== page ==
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It’s always a beautiful thing when a large company listens to customers. But what about listening to free users of your site? LinkedIn is doing just that. The company is adding features as well as returning redacted features to satisfy non-paying users.
This is a partial list of the free user features that are new or returning:
Customize Your Notifications
Do you like to say “Happy Birthday” on LinkedIn or wish it would disappear from your feed? You now have the choice of customizing your notification feed such as work anniversaries, job changes, and birthdays. I personally don’t use the birthday notification, but my client in the hotel business loves it. You will have more control on the types of notifications that are meaningful for you and your business.
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I am super excited about this new feature. LinkedIn is going to curate and display interest-based feeds around developing stories in your industry. It will be located in the HOME tab. Many of us consume our news on LinkedIn now, but this feature should be a big boost for site engagement.
LinkedIn added back search instruments such as Saved Searches; Boolean and text field search (First name, last name, school, and company). I noticed many user comments on this topic over the last several months, so this is a welcome change.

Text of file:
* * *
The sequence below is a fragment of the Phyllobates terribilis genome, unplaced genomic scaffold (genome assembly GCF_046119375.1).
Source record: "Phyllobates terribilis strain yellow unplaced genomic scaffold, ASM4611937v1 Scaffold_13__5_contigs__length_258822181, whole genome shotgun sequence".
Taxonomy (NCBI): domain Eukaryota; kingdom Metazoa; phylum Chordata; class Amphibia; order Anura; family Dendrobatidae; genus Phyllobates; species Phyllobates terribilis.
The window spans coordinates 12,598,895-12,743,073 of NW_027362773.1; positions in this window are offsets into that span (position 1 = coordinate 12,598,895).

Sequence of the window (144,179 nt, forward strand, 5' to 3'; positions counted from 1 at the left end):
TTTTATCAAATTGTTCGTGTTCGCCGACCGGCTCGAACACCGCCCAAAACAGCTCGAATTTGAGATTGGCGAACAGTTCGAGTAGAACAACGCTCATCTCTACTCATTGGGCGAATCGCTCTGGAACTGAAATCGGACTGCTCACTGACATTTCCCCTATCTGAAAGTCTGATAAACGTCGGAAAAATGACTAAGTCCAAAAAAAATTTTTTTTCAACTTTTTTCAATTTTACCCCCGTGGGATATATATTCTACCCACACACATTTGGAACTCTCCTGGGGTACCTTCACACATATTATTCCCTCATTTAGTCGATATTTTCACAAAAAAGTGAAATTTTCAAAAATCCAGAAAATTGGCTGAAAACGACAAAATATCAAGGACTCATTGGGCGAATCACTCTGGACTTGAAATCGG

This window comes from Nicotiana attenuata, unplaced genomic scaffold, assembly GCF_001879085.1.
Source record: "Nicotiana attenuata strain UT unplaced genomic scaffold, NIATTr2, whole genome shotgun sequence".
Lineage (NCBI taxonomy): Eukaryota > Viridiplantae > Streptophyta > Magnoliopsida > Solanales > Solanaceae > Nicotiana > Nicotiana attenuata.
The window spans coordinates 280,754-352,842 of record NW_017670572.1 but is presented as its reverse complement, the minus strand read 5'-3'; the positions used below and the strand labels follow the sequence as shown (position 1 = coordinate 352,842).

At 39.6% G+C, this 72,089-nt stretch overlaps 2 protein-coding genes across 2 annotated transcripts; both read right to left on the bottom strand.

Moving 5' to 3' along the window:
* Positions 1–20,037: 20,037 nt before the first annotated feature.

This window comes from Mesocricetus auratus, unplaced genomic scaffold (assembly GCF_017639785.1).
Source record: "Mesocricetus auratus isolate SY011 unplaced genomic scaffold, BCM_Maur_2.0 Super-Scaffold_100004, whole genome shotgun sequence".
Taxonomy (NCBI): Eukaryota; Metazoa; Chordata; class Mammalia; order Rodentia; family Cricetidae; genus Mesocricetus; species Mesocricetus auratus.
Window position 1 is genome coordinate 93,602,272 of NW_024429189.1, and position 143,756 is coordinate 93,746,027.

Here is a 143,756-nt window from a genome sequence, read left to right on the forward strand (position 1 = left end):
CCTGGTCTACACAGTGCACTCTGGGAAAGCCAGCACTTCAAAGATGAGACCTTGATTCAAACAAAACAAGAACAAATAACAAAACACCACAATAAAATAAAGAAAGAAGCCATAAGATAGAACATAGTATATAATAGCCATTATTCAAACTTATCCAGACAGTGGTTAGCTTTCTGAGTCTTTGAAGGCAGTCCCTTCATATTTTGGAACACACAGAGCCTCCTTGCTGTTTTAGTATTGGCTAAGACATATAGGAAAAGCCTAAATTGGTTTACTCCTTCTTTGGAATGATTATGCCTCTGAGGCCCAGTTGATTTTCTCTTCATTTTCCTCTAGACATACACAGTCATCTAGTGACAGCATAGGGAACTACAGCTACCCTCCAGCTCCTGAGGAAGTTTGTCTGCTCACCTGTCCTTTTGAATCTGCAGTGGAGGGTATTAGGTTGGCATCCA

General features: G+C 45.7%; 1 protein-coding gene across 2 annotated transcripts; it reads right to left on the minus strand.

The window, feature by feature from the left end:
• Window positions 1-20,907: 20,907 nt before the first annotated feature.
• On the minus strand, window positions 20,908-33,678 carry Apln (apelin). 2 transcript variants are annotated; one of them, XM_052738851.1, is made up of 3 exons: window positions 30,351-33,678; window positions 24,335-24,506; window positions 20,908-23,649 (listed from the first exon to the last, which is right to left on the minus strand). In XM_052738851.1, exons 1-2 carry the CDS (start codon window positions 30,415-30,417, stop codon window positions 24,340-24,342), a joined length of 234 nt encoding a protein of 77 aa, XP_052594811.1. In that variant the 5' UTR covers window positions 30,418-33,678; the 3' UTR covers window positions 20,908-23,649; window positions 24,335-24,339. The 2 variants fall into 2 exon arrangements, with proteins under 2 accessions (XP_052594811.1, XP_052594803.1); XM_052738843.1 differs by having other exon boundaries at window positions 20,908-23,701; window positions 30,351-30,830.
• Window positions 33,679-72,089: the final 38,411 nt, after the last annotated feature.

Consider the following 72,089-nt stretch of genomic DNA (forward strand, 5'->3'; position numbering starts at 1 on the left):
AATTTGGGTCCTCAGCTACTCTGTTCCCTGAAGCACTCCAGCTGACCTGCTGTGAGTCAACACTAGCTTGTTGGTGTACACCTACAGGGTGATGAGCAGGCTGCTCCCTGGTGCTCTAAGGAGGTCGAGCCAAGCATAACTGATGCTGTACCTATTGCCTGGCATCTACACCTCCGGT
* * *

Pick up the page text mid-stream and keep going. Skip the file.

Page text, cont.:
You can now manage the comments on your long form LinkedIn articles, by enabling or disabling the comments. I guess this is important for some people, but most of us who publish like to get lots of comments, likes and shares on our articles.
Home Feed Views
In the old interface, a user could view content as “Top” or “Recent.” LinkedIn removed the option with the new interface, but it will be returning! I used this feature regularly, so I am quite jubilant to see it returning. The funny thing is that most average LinkedIn users never even realized this feature existed. In my LinkedIn classes, this was always a revelation for most.
Photo Filters and Editing
Crop and enhance your profile photo on the LinkedIn mobile app. I haven’t tried this feature, but I think this is perfect for the millions of college students and new graduates joining LinkedIn. These Instagram loving Millennials will latch onto this feature quickly.
LinkedIn is going to make the publishing process easier and provide more insight around the article shares and comments. This makes sense to me. People who take the time to write and publish love to see the results.
The new interface changed the profile view in many ways early this year. Sections are now truncated for example. LinkedIn is planning to make the profile more easily expandable with an easier viewing of past and present positions, recommendations, and groups joined. All of this sounds good. The recommendations are especially in need of some love from LinkedIn.
Change is here to stay with LinkedIn. In my opinion, they continue to bring more value to users – both paid and free. The key is learning how to leverage the platform. So if your personal brand and network are important to you, take the time to master LinkedIn this year!